Film score pioneer was refugee
PBS recently broadcast a documentary called “Cinema’s Exiles.” It chronicled the many film professionals who fled Nazi Germany in the middle of the 20th century. So many of these are faces familiar to classic movie fans: Marlene Dietrich, Peter Lorre, Hedy Lamarr and Billy Wilder, for example. The documentary claimed that more than 800 film professionals fled to the U.S. during the 1930s.
I especially noted the composers who came over to find a new life and a new career in Hollywood. Franz Waxman and Erich Korngold are two of the names familiar to motion picture fans. In fact, the living film composers whose names are so familiar to all of us, like John Williams, James Horner and Michael Giacchino, will all attest to the importance of these two composers in the development of the film score as its own art form, and the creation of the opportunities they’ve enjoyed.
Korngold was born in Austria (in 1897, if you’re keeping score). He was invited to the U. S. in 1934 and created the score for Max Reinhardt’s film adaptation of Shakespeare’s “A Midsummer Night’s Dream.” Korngold is credited with “pioneering a new art form, the symphonic film score.” His name appears in the credits for these famous films:
“Captain Blood” (1938), alongside the names of Errol Flynn, Olivia de Havilland and Basil Rathbone; “The Adventures of Robin Hood” (1938), with the same three stars: Errol Flynn, Olivia de Havilland and Basil Rathbone; this earned Korngold his second Oscar;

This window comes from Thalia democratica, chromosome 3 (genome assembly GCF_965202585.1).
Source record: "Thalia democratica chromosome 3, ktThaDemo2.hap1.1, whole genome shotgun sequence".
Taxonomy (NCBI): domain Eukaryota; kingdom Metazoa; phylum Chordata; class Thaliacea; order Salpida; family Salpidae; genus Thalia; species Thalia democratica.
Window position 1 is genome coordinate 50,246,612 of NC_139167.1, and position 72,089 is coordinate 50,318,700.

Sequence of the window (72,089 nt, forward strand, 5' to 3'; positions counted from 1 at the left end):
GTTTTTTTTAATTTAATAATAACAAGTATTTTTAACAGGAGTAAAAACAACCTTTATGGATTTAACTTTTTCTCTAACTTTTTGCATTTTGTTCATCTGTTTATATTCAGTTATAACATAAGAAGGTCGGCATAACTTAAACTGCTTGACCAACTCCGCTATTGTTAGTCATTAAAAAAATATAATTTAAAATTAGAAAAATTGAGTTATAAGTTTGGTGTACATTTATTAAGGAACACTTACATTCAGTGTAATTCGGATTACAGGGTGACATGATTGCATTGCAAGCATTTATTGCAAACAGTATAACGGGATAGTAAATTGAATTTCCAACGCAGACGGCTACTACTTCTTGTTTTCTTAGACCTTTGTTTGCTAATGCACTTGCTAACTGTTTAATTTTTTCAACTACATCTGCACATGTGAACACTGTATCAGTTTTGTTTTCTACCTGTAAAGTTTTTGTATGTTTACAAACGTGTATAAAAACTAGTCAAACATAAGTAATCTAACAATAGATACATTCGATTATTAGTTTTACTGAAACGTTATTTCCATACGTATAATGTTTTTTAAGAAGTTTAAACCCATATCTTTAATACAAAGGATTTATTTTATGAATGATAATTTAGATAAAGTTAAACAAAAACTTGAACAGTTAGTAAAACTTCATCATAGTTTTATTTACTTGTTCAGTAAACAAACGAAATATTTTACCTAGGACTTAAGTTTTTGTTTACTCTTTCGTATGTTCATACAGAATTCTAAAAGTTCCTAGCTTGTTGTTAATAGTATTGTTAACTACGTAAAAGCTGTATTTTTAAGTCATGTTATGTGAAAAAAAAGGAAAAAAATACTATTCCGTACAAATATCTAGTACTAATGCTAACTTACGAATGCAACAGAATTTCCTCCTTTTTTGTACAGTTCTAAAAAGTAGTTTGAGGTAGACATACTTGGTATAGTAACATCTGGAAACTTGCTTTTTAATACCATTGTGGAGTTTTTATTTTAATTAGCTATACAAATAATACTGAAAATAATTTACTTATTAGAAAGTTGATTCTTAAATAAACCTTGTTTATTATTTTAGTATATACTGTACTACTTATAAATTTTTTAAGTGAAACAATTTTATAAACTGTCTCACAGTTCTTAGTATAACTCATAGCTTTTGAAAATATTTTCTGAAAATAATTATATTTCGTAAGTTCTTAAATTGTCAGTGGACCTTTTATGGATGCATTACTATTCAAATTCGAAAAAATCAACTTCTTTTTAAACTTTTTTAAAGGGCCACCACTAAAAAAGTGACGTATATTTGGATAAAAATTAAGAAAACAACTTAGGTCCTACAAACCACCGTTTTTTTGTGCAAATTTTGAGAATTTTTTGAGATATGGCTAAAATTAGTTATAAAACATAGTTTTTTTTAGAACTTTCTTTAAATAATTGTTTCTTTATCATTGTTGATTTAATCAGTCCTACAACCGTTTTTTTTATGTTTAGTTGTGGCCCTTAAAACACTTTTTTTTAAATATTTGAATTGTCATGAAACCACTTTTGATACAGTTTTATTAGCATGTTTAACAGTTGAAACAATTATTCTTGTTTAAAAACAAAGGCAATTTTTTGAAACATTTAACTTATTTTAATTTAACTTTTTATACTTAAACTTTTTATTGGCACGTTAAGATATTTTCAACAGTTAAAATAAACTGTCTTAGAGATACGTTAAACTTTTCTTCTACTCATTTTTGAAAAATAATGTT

“The Prince and the Pauper” (1937) -- oh, come on –- AGAIN with Errol Flynn;
“The Sea Hawk” (1940), with Errol Flynn (am I the only one who sees a trend developing?)
“King’s Row” (1942) (Ah, at last, NOT an Errol Flynn flick) with Ann Sheridan, Bob Cummings and future U.S. President Ronald Reagan.
But Erich Wolfgang Korngold was famous even before he came to Hollywood. Barely 10 years old, he played for legendary composer Gustav Mahler who declared Korngold a genius.
On a side note: you will have the opportunity to catch a live performance of Mahler’s massive Sixth Symphony during the coming season of the Lubbock Symphony.
Korngold is credited with writing the very first Left Hand Piano Concerto in 1923, a kind of composition that would be championed by many composers of the 20th century. Wayland Baptist University’s Richard Fountain has recently mastered one by Maurice Ravel.
Korngold’s brilliance wasn’t just raw talent. He had spent years not only working in classical music, but also finding great success in it. And he continued doing so outside of Hollywood. His violin concerto was premiered by Jascha Heifitz, and his music was performed by the great American orchestras.
He brought that interest – and so much more – to his film scores. He thought of motion pictures as “opera without singing.” He would give each character his own musical motive. He wrote music that he felt could also be played in concert halls, even without the visuals. (Can you say, “Star Wars” or “The Lion King?”)
And lest we forget: where would motion pictures be without the symphony orchestra?
Gary Belshaw is the executive director and composer-in-residence of the Plainview Symphony, which will soon announce its 38th season. He is also an adjunct instructor at Wayland Baptist University’s School of Music. He may be reached at firstname.lastname@example.org.